Fishers are exploited by criminals, including the drugs trade, and coerced into other illegal practices, such as laundering of money and marketing of stolen fish.The dangerous nature of their work combined with long periods at sea often brings isolation and depression. All too often, they face violence and death, especially if they stand up for their rights. Desperation among abused fishers has been known to lead to mutiny or even murder.
Moreover, it is fishers who are paying the price for the growing economic and environmental pressures in today’s fishing industry. Over the past three decades liberalization, unfair competition and inadequate regulation have led to a squeeze on the wages and working conditions of fishers.
Given that the cost of vessels, technology and insurance continues to rise, the drive to achieve economies has focused on labour. Especially in deep-sea fishing, large conglomerates recruit fishers from some of the poorest countries in the world, which has led to the growth of a migrant workforce often earning low wages with vague or non-existent contracts.
Environmental factors also come into play. Overcapacity of fishing fleets, destructive fishing practices and environmental degradation have depleted fish stocks, in turn increasing economic pressure on the industry at a time when consumer demand for fish is growing. Again, this has accelerated the race to the bottom in wages and conditions for fishers.
The expansion of fish farming has created additional pressures.To be sure, it has helped to meet burgeoning consumer demand for fish by increasing the availability of a small number of mostly high-value species. However, 1 kilogram of farmed fish requires 5 kilograms of fishmeal, typically small fish that are caught industrially.This has impact on ecological systems and raises demand for industrial fishing.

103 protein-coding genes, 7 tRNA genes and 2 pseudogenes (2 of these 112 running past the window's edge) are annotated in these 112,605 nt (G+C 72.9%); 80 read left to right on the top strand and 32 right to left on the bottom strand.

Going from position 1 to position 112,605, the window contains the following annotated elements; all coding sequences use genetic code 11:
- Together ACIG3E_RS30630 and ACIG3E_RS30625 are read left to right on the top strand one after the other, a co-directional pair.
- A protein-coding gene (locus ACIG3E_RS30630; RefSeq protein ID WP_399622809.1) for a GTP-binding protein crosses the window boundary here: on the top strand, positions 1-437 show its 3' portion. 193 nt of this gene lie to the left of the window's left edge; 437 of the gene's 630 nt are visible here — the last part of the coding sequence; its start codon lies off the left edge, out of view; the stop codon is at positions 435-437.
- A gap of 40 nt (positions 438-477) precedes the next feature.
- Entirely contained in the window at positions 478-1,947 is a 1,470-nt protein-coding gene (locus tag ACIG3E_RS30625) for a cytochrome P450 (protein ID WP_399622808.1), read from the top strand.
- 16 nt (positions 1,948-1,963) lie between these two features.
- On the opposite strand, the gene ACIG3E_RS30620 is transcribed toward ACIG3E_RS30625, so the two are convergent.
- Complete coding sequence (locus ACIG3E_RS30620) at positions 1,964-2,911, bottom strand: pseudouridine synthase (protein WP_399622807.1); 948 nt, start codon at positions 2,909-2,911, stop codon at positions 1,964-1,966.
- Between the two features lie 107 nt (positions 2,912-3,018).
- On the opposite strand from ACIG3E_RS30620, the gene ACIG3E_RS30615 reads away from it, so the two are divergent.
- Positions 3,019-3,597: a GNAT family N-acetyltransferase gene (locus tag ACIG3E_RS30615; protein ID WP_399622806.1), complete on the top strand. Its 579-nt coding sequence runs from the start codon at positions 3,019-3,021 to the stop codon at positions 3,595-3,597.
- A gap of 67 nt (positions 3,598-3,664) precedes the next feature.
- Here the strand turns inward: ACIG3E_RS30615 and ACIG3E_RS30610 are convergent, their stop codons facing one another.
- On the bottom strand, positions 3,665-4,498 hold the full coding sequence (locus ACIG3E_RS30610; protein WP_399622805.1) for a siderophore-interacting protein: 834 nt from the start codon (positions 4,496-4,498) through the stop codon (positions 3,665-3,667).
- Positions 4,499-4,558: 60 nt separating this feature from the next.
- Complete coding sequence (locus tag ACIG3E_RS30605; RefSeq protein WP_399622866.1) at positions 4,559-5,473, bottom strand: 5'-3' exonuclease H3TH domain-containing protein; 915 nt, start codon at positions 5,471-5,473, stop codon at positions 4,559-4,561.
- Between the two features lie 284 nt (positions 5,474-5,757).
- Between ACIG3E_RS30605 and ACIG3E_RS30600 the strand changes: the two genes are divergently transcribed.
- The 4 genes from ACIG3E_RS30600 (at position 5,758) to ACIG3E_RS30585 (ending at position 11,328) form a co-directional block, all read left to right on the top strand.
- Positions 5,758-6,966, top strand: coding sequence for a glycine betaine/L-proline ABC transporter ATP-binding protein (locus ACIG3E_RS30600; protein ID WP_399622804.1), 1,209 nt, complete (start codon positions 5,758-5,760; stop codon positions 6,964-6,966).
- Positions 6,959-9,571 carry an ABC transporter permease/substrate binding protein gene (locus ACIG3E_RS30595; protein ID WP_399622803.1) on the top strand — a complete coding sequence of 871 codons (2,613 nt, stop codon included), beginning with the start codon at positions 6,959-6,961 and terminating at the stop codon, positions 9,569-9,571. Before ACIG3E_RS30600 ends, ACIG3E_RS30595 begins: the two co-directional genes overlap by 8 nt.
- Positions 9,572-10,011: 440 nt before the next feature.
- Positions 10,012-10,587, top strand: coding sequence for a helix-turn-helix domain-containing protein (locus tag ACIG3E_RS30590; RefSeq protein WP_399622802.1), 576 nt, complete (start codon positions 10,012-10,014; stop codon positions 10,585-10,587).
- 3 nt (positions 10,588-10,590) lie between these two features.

Meanwhile, small fishing communities, especially in developing countries, are struggling to cope with competition from large fishing vessels and those fishing illegally in local waters. Scarcity of fish and stricter regulation in European, North American and Asian waters has led fleets from developed countries to head further from home, with the coast off Africa a prime destination.
The production chain that starts with fishers and ends with retailers – and ultimately on our plates – includes processing plants often located in countries with low wage costs.Whereas in the past catches were unloaded in the ports nearest to fishing grounds, proximity is no longer the determining factor. Fishing vessels, ports and processors are now connected in a chain determined by least cost and highest added value for each link in the chain. Due to cheap transport and relative labour costs, this chain can seem nonsensical, as when Atlantic prawns are frozen, air freighted to Asia, peeled by hand and then air freighted back to Europe for sale.